Gut Health and Weight Loss: Everything You Need to KnowArticle posted in: Diet & Nutrition
Gut health—we hear all about it. But did you know your gut health can affect your weight loss?
According to PLOS Biology, scientists estimate that you’re carrying around 38 trillion bacteria, which is 800 billion more bacterial cells than you have human cells. It’s so much bacteria, in fact, that it weighs about .44 pounds in the average male. But that’s not the only way your microbiome—a fancy word for the bacteria living inside you—affects your weight. You’ve probably heard that having “good” bacteria can help you stay regular, but the bugs in your body can affect your health—and your weight—in other ways, too.
Here’s what you need to know about your gut health:
Gut bacteria affects how well your diet works.
You may have heard that the more fiber you eat, the leaner you’ll be: In fact, one study published in Science Daily found that for every 10 grams of fiber you eat each day, your belly fat could be reduced by four percent.
Here’s the funny thing: Your body can’t digest most of the fiber you eat. But, according to the review Cell, bacteria can—and the type of bacteria that feed on fiber could be the reason this nutrient helps you lose weight. One of these fiber-feeding bacteria is called Prevotella. In one study from 2018, published in the International Journal of Obesity, dieters with more of this bug in their biome lost five more pounds when dieting than participants with less of this bacteria swimming in their systems. And Prevotella is found in higher concentrations in people who eat high-fiber diets.
Gut bacteria can make you feel full—or hungry.
When we think about controlling hunger, we often talk about the signals our gut sends to our brain—your stomach tells your mind that you’re hungry, and you get peckish. But, according to Nature Reviews: Endocrinology, some scientists say that the relationship can also be thought of as being between your gut bacteria and your brain.
If your gut bacteria have more of their kind of food to eat, it could mean you’re less hungry. When scientists in a study published in The American Journal of Clinical Nutrition gave study participants a supplementation of prebiotics—nutrients like fiber that bacteria feed on—their guts produced more of a hormone called peptide YY, which is associated with feelings of fullness. Those participants giving their gut biome something to eat wanted less to eat—they had less hunger than those who didn’t consume the prebiotics.
Okay, so what can I do to improve my gut health?
All this science is interesting, but this is the important part: How you can make your gut’s bacteria help you be healthier and lose more weight.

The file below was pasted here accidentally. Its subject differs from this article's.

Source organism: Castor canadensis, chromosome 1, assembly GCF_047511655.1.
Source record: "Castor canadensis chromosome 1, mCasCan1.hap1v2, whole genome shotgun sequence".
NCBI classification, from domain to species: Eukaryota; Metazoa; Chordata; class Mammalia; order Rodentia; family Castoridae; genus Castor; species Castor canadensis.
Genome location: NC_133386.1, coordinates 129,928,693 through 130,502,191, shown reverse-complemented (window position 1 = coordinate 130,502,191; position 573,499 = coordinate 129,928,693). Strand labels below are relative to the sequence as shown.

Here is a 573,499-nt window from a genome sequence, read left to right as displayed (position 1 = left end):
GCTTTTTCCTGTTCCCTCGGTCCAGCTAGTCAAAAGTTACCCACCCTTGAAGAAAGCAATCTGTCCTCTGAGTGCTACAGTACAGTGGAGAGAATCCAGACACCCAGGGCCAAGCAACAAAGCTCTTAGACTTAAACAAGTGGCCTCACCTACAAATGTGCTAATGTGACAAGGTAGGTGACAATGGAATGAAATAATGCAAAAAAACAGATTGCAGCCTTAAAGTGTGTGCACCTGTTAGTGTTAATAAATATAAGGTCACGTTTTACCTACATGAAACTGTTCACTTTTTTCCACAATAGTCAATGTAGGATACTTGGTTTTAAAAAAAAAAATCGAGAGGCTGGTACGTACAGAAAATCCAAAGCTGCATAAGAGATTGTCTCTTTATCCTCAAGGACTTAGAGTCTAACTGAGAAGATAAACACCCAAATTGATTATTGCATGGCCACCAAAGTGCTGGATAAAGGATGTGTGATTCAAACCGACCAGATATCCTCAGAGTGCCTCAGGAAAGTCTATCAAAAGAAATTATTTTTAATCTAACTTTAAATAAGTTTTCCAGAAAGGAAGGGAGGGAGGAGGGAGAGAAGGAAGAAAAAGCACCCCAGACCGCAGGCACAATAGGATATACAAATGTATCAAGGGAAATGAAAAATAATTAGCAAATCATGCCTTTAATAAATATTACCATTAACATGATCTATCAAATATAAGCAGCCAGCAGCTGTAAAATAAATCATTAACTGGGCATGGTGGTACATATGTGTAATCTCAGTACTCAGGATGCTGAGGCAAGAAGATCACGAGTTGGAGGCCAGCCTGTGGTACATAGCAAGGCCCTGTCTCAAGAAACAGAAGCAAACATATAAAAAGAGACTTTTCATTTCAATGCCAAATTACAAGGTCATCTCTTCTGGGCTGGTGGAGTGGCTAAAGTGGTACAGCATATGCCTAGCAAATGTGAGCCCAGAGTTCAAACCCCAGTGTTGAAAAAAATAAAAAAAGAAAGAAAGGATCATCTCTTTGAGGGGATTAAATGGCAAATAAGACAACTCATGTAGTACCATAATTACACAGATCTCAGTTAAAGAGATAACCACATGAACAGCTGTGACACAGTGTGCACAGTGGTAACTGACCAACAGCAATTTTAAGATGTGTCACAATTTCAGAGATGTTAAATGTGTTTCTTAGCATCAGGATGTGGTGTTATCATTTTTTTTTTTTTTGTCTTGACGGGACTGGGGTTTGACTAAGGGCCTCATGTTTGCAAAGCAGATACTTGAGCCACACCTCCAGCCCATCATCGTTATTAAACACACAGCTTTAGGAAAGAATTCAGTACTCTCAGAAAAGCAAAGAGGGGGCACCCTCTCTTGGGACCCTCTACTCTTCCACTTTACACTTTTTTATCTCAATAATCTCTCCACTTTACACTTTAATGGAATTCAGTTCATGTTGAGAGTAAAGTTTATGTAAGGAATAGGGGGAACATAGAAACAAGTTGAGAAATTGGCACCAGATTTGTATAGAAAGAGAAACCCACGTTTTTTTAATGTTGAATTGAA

Here’s four things to do:
- Talk to your doctor about safe supplementation.
Don’t just ask about probiotics, but about prebiotics—these are foods, nutrients, and supplements that “good” gut bacteria like to eat, providing fuel for the bacteria so they can bloom in your belly. And, according to Diabetologia, they can help make things better: Studies have found that prebiotic supplementation has helped reduce diabetes, improves feelings of fullness and improved glucose response after meals.
- Eat lots of soluble and insoluble fiber.
Fiber comes in two types: Soluble fiber, the kind found in oats, blueberries and beans, can help keep your blood sugar stable. Insoluble fiber, found in vegetables, keeps your intestines moving, and is associated with better bowel movements. Both kinds will help your belly bacteria reach a good balance: Vegetables help improve the overall diversity of bacteria in your gut, while whole grains and other soluble fibers give bacteria something to snack on—which can help you lose weight, according to Molecular Metabolism.
- Eat fermented foods.
Yep, yogurt—but also kefir, sauerkraut and other fermented foods can help increase the diversity of bacteria in your intestines.
- Avoid too much sugar.
Not only is sugar high in calories and low on nutrients, but it can also upset the balance in your gut. The more sugar you eat, the more bacteria your body produces that can process the sugar—meaning more of this “bad” bacteria and less of the “good” stuff. And that bad stuff, according to Cell Reports, increases your susceptibility to metabolic disease—like high blood pressure, diabetes and obesity. Deny those bad bacteria their food source! Trade in added sugars for natural sugars from fruit, and watch your good bacteria bloom—and your weight loss goals blossom.